What profit do rehabbers want to be considered "a good deal"?

Hello All,
I have been a wholesaler for about 6 months and doing well. I am selling about 2-3 homes per month and determined to do more. Because I am trying to offer great deals to my clients (you rehabbers), I would like to know the answer to this very important question. My experience tells me that a minimum of 20K is what investors like to see as profits. A lot of rehabbers have made 30 - 50K+ but the market now is changing to the point where is harder to get those spreads on a regular.
I know that pricepoint has a big factor as well. If buying homes with end value’s at 80-100 the spreads should be different than buying properties with end value’s at 120-150.
Please give me your feedback as I am very interested in making us all the most we can.


Depends on the investor. Investors with a lot of overhead (like me) can’t do much with $20k. I would personally make about $2k from a deal like that. I have a whole separate tier of expenses for the revenue to sift through that DIYers don’t have. My company’s criteria is $50k minimum and total costs not to exceed 80% of the ARV.

From my observations it seems that individual rehabbers are happy to make $20-30k, sometimes less and always more. Even with numbers like that they might pocket more per deal than I do. This is probably where most of your clients will stand.

Some are happy to only lose $10-30k. They thought rehabbing looked easy on TV so gave it a shot. You should be selling your deals to these idiots!

I appreciate the feedback. I had a property that I could not sell for almost 3 weeks. Getting 2 offers at 55k and 58k. Which was less than what I bought it for. I then had a 3rd offer for 67,500 from a repeat buyer of mine. I told the one investor that I had a offer for 67,500 and told her that it was a family that would not have to outsource the labor. She replied that she couldn’t afford anything more than 55K b/c of the labor. Which may or may not be true. Who knows?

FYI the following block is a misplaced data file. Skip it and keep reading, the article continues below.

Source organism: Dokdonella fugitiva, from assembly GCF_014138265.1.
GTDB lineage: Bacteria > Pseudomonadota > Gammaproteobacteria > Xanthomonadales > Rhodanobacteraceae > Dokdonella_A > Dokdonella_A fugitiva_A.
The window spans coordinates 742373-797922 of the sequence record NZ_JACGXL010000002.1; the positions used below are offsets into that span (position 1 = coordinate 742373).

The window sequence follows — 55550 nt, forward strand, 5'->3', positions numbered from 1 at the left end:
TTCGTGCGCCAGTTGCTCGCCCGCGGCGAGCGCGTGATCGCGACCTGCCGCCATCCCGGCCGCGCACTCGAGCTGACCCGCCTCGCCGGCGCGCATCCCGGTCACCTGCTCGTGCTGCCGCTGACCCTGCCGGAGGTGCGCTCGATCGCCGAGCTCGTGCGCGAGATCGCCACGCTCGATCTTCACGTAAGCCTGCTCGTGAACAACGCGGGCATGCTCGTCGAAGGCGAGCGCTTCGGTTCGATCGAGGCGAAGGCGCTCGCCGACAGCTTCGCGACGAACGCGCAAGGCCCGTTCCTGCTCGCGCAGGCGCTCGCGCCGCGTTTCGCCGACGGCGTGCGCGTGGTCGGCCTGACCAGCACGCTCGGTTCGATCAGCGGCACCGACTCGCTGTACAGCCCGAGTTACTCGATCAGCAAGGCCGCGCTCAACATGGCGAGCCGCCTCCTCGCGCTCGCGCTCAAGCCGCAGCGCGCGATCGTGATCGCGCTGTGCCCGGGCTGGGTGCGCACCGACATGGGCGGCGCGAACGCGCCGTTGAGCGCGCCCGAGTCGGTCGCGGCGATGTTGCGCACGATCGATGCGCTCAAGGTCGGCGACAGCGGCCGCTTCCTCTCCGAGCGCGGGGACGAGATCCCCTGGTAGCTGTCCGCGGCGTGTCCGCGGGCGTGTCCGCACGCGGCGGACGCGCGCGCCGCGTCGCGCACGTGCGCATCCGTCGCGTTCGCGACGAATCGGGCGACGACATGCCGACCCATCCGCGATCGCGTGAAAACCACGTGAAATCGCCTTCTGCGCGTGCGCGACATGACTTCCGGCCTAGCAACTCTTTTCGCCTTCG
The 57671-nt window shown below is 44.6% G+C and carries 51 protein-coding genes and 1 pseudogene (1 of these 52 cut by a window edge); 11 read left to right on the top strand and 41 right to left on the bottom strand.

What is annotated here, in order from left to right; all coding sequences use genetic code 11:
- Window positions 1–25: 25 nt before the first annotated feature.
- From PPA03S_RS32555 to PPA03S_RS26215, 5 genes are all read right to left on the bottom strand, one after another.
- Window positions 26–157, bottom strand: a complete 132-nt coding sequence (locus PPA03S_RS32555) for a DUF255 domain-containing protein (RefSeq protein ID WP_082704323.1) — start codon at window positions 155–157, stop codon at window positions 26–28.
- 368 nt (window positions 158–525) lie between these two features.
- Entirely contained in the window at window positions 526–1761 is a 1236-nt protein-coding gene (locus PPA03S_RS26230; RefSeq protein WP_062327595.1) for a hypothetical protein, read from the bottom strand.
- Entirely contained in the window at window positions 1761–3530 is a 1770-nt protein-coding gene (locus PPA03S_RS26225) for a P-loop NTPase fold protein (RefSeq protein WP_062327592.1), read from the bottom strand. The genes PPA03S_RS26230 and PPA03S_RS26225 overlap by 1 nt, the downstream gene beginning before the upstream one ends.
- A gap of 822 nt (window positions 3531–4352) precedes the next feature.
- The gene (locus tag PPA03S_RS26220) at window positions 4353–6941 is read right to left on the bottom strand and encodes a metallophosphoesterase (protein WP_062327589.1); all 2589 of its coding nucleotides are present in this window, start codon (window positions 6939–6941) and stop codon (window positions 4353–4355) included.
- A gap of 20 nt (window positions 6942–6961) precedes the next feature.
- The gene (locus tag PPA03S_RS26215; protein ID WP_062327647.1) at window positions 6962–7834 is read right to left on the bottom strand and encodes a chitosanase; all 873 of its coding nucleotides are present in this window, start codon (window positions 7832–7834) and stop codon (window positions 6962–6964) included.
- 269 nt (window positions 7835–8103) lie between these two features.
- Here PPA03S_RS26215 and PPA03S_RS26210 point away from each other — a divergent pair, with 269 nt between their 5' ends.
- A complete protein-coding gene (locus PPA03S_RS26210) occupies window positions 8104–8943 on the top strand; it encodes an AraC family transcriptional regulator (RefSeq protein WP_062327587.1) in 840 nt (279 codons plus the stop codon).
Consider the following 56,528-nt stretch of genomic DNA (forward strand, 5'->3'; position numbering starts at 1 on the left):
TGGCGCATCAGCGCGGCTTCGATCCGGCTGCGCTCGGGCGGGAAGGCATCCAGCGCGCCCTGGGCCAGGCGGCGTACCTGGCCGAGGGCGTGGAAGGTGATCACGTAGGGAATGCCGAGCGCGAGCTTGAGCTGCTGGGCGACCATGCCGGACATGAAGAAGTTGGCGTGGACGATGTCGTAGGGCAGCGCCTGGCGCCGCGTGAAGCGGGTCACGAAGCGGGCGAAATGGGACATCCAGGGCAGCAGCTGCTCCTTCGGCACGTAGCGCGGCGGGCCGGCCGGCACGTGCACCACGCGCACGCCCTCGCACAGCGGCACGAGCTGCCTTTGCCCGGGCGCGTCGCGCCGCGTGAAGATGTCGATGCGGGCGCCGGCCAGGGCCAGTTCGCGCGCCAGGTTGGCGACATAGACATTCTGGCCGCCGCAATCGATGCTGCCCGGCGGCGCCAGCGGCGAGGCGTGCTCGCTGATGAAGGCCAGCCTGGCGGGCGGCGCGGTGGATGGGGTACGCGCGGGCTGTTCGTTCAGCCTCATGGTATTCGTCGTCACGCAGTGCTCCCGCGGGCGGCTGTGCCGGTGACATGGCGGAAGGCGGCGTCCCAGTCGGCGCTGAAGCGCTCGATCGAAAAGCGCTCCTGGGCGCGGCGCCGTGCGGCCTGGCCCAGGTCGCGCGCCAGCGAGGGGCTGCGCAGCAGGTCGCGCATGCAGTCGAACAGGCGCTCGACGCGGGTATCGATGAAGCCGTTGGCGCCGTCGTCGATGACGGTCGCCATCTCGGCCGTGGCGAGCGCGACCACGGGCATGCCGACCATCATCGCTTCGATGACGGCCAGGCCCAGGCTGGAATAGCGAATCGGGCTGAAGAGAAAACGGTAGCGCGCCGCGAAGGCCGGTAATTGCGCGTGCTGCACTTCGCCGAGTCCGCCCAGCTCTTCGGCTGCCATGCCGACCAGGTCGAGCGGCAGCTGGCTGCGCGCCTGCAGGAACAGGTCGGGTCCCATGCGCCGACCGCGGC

I do agree with you with you on this point. I just wanted to make sure that I always leave plenty of meat on the bone for my buyers.
You mentioned 50K is your minumum? What I have found thus far in San Antonio and other markets I am in, is that the retail value are as low as 65K and it would be nearly impossible for me to offer that kind of spread on a house with this low of a value. In South Florida, I can do it because the pricepoints are 125K-200K end value. Thanks.

In most parts of MD, 65k won’t buy you a trailer. Infact, I’ve seen trailers on a half of an acre selling for over a million dollars (it was the land that was valuable). I’ve never sold a house for under $200k, so getting a $50k minimum isn’t too difficult. Just another good reason to not live in Texas :cool .

If you can only find 2-3 properties a month to wholesale, sticking with investors with small operations would be wise as they don’t require much revenue to stay afloat. You won’t be able to maintain the volume needed for a larger operation at reduced prices.

Knowing a lot of rehabbers, most don’t have a set criteria for profit. They just hear a number and decide on the spot if it sounds good to them. I believe it starts sounding good at around $20-30k. That’s one hell of a margin on a $65k house though.

Where do you guys find your investors for wholesale deals? I’m currently going through the Sunday newspapers and looking for investor ads, but I would like to use other methods as well. I’m thinking of trying to get my hands on a Section 8 landlord list this week if I can find one and I have a relative who’s a mortgage broker, so I’m hoping to find potential investors in those areas.

Post an ad in your local paper offering a fictitious house for rehab.

When they call, take their name and number and apologise profusely that they missed the deal.

Then you have a list, or at least the start of one

I think that you’re asking the wrong people. You need to be asking your buyers where you need to be at, not some strangers on a website.

As noted from above, what someone here may have to have doesn’t matter and may not even make sense in your market.